P: Well yes actually something else that we uncovered in the survey really is that about 70% of people were worried about the security of their home and their family, but only about 34% of people have actually got alarms, so there’s a big gap there, and even worse than that, about half of the people who have alarms don’t use them regularly, and when we asked why not, the reasons were often that they’re just too complicated to use, or they forgotten the pin code or they’re worried about false alarms
P: So there are lots of reasons why people don’t use traditional burglar alarms, so what Alert Me is part of is a new wave of alarm systems which hopefully are very, very simple to use, where extra work’s been put in to make them very simple to use. So if I could just show you some parts of the system – so when you get Alert me, one of the simple things you get is just a key fob which you use like a car alarm to blip and unblip your house when you come and go, it’s very easy to use, there are no pin codes, nothing to forget, and in fact if you forget to use your key fob and leave the house without setting the alarm you can very easily send a text message to set the alarm, or even when you get to work you can just log on using the web, and set your alarm that way, so the system uses all the things we’re familiar with already like the car blipper, your mobile phone and the web, so it’s just very simple to use
H: And you’re really covered as well because I know lots of people out there will be thinking well when I’m leaving in the morning I’m thinking about everything I have to take to work and take in my lunch, and making my lunch, but if you forget you can then do it at work at your computer which is great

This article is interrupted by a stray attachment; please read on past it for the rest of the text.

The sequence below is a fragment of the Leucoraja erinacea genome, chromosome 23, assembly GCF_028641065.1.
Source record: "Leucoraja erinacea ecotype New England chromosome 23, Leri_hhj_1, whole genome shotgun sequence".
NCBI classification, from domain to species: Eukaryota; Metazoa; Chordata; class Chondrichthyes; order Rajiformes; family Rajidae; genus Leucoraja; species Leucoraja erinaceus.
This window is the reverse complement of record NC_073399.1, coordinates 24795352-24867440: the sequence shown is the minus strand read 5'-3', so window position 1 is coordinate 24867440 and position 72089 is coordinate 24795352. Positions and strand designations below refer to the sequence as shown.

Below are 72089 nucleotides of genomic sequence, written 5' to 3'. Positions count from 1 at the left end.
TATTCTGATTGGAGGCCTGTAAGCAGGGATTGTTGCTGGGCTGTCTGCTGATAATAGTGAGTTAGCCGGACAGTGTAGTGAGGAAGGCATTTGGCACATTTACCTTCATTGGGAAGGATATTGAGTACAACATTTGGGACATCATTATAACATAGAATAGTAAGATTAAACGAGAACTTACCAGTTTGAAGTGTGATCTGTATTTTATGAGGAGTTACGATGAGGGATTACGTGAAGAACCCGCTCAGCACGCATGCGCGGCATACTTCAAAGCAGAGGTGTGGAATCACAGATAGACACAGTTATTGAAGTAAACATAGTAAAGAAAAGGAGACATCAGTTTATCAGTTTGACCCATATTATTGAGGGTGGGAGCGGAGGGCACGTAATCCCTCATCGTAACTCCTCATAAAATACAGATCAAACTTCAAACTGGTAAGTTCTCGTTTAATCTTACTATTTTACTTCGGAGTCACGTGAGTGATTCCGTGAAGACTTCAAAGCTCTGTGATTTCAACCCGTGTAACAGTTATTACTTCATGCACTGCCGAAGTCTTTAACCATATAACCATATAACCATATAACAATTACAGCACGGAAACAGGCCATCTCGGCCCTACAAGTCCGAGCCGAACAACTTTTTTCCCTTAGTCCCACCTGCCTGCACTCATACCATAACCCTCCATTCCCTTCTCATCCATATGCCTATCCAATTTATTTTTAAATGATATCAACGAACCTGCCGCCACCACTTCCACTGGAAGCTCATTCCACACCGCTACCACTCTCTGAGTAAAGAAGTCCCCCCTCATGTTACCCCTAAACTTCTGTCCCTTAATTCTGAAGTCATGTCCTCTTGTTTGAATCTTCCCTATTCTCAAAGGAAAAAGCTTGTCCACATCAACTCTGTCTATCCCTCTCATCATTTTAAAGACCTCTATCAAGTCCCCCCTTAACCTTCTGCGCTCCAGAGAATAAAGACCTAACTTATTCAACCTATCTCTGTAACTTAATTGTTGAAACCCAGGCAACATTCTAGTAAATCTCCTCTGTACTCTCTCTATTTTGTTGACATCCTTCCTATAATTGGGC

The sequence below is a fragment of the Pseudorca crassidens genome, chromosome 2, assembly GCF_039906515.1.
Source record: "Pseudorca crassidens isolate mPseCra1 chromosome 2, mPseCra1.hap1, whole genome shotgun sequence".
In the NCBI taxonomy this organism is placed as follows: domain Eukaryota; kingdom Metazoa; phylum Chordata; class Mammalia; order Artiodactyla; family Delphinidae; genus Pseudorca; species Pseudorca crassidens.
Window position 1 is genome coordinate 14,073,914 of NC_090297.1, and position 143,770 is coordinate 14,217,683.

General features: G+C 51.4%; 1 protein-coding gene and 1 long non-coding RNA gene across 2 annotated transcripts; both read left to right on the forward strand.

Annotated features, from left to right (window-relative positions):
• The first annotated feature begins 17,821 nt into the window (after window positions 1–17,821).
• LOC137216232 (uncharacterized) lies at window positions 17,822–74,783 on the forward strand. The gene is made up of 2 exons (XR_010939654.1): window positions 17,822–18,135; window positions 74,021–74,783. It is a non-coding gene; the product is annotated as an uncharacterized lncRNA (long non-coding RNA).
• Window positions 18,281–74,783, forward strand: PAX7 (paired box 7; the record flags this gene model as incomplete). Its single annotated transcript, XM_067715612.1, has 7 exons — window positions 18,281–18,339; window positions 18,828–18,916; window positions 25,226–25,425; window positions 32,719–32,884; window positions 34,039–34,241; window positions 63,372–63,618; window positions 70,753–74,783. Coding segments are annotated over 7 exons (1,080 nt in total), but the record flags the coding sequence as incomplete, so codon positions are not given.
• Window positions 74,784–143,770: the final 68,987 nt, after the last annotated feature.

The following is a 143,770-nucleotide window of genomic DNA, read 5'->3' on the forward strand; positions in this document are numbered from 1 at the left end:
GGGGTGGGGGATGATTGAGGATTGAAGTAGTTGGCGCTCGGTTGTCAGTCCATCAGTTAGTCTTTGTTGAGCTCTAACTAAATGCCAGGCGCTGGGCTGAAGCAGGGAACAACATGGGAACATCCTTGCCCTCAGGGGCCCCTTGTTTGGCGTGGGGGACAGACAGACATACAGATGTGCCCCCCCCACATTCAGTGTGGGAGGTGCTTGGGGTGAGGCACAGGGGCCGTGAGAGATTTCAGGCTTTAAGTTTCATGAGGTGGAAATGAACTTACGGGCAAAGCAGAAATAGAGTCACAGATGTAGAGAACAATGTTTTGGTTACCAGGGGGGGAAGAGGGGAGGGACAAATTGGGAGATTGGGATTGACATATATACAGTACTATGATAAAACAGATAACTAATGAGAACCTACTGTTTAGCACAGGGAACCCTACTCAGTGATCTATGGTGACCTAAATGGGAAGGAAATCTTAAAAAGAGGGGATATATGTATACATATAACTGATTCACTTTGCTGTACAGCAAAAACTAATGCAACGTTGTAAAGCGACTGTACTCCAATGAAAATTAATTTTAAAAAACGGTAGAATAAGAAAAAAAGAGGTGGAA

H: We’ve had lots of questions coming through actually about people who live in flats rather than houses. Do you think they have to be just as concerned about the safety of their home? Because I suppose people high up think well I’m four floors up, do I really have to worry?
M: The biggest thing – again, we proved this on the program, if you’ve got a block of flats or 5 or 6 different rooms in a house, all you do, the opportunist again, presses every bell and as people answer, says is John in, or Paul in or whatever, and you usually find people will open the front door – you’re in. Then you check every single flat. Now they are just as likely to be robbed as a house or anywhere else, so yes we should be taking care anyway – I – if you – once you’re in the outer building, once you’re inside you can go from every flat, and that’s been known to be done as well
H: Yes. I think that happened where I’m living actually. Not while I was there thank goodness. Now I know lots of people – and certainly I’ve had experience of this as well from a family that I know in Maidenhead – animals can set of alarms, so some people are a little bit worried about having them. We’ve had a question in from Lindsay, thank you Lindsay, and she says “I have a home security system, and at the moment which is mainly used at night, but I’m finding the foxes that visit my garden keep setting it off. Is there anything I can do?”